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Roadrunner
10-26-2001, 04:48 PM
New question, or really discussion topic on the case study:

Though we may not really see these on the exam, it may help us to focus on the case study and a new approach to looking at exam topics if we can discuss what we see as possible questions they can use the case study for.

For example, they could ask us to compare and contrast several different items about the companies, such as their ways of marketing their products. I have other possibilities if others want to discuss this topic.

Double High C
10-26-2001, 05:20 PM
They might ask about possible optimization of their allocation of capital in light of ROEs, ROIs.

Also, they might ask about crediting strategy (for interest sensitive policies),

Also, they might ask about emerging experience.

Loads of other possibilities. Dat's all for now.

Minerva
10-26-2001, 05:46 PM
Does anybody think its worthwhile doing value-based income ahead of time for the case studies? (I was planning to do it, but never got around to it - dont know whether I should waste my time, or if it will be the best hour or two of the weekend.)

Double High C
10-26-2001, 06:00 PM
On 2001-10-26 17:46, Dr Mom wrote:
Does anybody think its worthwhile doing value-based income ahead of time for the case studies? (I was planning to do it, but never got around to it - dont know whether I should waste my time, or if it will be the best hour or two of the weekend.)


Dyoo it! Dyoo it!!!!!

They asked it last time, but I think that they can and will hit Value Based (Embedded Value) reserves again - this time and on every exam in the future.

Perhaps they will do it in the context of the calculation of an acquisition this time, with Goodwill and a question about whether it is worth it for the prospective buyer (possible list from latter part of Ch. 16 of A&D).

Minerva
10-26-2001, 06:17 PM
Do you mean the list of why Value Added / Embedded Value may become a key driver of life insurance stock prices?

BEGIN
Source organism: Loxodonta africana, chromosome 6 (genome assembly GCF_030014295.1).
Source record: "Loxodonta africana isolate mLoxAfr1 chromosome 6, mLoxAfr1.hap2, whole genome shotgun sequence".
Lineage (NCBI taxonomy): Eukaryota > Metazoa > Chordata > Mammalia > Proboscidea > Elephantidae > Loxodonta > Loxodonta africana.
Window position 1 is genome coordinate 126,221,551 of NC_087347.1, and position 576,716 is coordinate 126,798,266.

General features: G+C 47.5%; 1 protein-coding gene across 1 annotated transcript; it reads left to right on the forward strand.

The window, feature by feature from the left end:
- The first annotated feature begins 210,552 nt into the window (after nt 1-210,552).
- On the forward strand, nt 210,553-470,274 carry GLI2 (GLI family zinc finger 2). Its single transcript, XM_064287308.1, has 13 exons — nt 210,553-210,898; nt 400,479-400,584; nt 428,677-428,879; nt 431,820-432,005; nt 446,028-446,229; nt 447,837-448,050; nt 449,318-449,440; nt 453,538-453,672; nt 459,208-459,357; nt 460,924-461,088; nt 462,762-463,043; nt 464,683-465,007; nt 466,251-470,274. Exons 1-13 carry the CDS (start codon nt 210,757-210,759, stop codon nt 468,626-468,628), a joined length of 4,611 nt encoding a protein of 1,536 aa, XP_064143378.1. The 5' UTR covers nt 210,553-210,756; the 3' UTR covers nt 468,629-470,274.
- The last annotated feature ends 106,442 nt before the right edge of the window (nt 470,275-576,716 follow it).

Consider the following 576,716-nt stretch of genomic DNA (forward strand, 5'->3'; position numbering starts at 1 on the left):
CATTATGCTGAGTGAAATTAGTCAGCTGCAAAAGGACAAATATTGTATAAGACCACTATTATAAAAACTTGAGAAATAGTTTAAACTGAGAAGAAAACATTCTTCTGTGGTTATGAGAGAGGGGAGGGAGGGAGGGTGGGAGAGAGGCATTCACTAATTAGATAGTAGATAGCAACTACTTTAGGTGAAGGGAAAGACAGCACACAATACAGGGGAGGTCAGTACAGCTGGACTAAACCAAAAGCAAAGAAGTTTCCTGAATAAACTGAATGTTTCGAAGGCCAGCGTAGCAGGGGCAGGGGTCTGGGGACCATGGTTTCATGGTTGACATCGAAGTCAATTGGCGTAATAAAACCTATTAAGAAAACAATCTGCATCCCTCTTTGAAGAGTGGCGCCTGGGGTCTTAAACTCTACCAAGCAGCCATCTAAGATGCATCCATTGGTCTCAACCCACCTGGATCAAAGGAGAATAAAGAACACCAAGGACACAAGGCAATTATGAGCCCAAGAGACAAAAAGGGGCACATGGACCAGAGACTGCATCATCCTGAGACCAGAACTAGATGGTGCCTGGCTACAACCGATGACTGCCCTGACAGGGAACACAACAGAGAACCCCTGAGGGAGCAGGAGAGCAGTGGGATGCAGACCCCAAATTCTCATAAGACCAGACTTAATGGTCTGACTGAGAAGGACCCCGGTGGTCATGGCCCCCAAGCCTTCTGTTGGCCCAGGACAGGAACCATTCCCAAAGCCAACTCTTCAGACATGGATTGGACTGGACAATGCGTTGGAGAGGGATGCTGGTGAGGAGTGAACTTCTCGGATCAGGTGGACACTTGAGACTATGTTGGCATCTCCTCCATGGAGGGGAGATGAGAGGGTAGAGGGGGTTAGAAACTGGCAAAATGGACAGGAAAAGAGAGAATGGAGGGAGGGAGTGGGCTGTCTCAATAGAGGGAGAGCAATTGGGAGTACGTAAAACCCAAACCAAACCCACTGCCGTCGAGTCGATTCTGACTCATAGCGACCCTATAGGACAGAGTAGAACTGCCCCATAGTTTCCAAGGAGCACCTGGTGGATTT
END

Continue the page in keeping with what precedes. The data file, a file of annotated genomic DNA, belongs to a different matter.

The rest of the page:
Double High C
10-26-2001, 06:32 PM
Actually, that wasn't what I was thinking about, but certainly it is crucial to be able to answer such a question.

I was thinking more about a question in which, considering EV as well as PV[new business], perhaps using moderately aggressive assumptions and "forward pricing" - in particular, a plan by mgmt to reduce expenses, the calculations come out supporting the decision to acquire the business being sold. Come up with a list of intangibles that might make the deal not as attractive (or perhaps more attractive) than the #s suggest.

Things that immediately come to mind are low employee morale and fear (which might cause valuable employees to leave), overall complexity of synergizing the companies, including the difficulty of synergizing systems - including perhaps many legacy systems in place at both companies.

Roadrunner
10-26-2001, 07:51 PM
I had thought about earlier on in reading the case study (haven't really looked at it in this way again) about the possibility of one company acquiring the other or a merger of the 2 companies. I realize that they are totally different - stock vs. mutual. Would they mutual have to demutualize? Or a possibility would be a block of business sold from one company to the other. Possibility of reinsurance question on how this would be done?

Double High C
10-26-2001, 09:09 PM
On 2001-10-26 19:51, Roadrunner wrote:
Would they mutual have to demutualize?


Mutual would not have to demutualize to acquire stock company; if it were being acquired, its policyholders would have to agree to it. (I am not sure if it would have to go through a full-fledged demutualization, but that is probably not a critical issue w.r.t. this exam.)


Or a possibility would be a block of business sold from one company to the other. Possibility of reinsurance question on how this would be done?


I think that would be at most a small part of a larger question.

Minerva
10-28-2001, 06:52 PM
BPC - Saturn and Mercury
Is the key to the VB calcs on the one year of issue to add one year of income to the end so the PVFProfits @ ROI = 0? (I think that the notes said that, but.......) Once I did that, everything worked like it was supposed to.

As far as the inforce stuff (all years) goes, am I correct that we can't do it because we only have income reserves and profits, and not statutory? (We can do a GAAP ROE, just not VB.) If not - I'm lost.

Double High C
10-28-2001, 08:23 PM
On 2001-10-28 18:52, Dr Mom wrote:
BPC - Saturn and Mercury
Is the key to the VB calcs on the one year of issue to add one year of income to the end so the PVFProfits @ ROI = 0? (I think that the notes said that, but.......) Once I did that, everything worked like it was supposed to.


I'm not sure if I understand or if I am answering your question, but after looking at last year's question on VB, I think that you would need PVFProfits @ the hurdle rate at issue for this product - or alternatively all years of distributable earnings - to calculate how much value is added by business issued in the current year.